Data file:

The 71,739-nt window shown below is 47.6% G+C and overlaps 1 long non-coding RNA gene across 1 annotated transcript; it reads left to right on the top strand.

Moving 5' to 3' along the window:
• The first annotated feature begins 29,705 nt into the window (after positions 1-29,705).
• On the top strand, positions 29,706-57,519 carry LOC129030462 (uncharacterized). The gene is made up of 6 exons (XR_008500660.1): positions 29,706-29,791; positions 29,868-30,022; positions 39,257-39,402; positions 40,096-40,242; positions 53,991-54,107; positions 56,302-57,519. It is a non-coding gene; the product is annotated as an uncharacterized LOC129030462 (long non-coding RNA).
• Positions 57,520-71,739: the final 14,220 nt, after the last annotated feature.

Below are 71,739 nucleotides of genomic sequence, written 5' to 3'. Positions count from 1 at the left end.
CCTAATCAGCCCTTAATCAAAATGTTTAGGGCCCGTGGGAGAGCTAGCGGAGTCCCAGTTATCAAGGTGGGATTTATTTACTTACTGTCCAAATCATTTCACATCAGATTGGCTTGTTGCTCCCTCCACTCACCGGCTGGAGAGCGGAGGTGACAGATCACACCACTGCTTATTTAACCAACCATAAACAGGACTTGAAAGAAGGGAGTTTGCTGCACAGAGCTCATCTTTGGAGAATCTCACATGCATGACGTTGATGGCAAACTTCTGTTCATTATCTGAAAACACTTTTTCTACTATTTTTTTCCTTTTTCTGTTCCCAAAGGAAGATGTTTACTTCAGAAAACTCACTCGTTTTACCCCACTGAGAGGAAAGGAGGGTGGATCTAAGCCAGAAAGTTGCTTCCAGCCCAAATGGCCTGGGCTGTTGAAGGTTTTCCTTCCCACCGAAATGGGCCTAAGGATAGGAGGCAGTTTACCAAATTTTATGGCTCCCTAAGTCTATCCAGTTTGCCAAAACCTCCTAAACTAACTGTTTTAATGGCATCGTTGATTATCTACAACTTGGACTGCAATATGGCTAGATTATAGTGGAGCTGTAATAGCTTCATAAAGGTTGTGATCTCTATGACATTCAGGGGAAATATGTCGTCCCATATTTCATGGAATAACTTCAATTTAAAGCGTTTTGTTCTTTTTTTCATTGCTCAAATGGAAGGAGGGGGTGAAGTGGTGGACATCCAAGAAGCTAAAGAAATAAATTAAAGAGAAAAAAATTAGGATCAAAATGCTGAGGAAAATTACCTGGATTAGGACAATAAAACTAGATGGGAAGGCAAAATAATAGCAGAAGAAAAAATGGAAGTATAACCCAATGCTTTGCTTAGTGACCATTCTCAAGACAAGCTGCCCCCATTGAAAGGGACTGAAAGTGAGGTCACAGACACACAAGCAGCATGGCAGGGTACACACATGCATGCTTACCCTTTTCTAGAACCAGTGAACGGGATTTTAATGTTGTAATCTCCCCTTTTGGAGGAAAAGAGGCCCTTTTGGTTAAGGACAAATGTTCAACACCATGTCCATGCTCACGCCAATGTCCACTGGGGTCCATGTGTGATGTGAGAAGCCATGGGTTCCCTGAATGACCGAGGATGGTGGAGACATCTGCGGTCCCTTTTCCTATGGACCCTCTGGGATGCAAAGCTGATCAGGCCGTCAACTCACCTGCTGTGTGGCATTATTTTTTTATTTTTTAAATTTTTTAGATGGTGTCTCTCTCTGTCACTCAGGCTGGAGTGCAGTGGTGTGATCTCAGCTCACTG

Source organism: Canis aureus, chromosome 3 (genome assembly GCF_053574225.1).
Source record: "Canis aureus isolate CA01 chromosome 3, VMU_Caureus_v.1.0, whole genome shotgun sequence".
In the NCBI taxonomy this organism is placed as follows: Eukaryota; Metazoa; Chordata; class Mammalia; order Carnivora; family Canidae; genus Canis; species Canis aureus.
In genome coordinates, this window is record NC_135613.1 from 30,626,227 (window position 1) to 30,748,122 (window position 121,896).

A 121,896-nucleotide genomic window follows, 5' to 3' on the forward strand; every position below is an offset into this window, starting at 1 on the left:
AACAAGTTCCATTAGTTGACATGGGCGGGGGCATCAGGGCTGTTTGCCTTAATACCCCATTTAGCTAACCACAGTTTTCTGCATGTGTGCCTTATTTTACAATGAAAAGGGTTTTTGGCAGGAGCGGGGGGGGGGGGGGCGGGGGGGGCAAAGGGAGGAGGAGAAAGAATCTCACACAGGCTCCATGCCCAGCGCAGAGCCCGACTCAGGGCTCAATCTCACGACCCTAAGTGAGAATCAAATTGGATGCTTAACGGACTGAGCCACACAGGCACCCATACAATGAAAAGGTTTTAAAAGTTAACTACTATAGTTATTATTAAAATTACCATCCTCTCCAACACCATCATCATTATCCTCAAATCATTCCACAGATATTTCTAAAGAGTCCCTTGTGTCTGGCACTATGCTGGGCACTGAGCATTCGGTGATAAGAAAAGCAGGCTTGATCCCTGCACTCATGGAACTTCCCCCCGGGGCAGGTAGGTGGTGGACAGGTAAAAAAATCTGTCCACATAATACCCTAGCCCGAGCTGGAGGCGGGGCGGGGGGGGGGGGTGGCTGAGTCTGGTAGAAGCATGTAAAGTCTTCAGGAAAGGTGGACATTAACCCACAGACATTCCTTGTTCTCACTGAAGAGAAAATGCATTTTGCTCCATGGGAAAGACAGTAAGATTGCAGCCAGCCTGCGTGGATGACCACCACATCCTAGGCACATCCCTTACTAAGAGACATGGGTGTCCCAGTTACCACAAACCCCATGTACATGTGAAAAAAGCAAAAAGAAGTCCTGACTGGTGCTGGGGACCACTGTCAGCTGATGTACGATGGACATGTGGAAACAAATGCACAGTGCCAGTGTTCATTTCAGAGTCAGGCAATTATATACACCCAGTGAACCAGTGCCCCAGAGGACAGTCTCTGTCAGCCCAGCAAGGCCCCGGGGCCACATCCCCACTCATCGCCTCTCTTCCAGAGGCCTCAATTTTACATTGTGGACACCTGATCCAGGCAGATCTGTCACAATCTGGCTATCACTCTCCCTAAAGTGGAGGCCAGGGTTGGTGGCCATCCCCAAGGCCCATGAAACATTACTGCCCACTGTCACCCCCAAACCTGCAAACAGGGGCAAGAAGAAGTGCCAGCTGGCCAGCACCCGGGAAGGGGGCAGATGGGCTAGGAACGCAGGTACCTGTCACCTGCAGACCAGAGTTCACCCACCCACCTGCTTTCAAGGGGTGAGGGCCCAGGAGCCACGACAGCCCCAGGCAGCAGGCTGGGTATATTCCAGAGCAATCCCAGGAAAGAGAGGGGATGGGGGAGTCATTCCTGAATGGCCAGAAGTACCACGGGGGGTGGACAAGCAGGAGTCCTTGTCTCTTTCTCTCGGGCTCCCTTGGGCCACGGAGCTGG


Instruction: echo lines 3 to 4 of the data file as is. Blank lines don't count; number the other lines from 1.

• The first annotated feature begins 29,705 nt into the window (after positions 1-29,705).
• On the top strand, positions 29,706-57,519 carry LOC129030462 (uncharacterized). The gene is made up of 6 exons (XR_008500660.1): positions 29,706-29,791; positions 29,868-30,022; positions 39,257-39,402; positions 40,096-40,242; positions 53,991-54,107; positions 56,302-57,519. It is a non-coding gene; the product is annotated as an uncharacterized LOC129030462 (long non-coding RNA).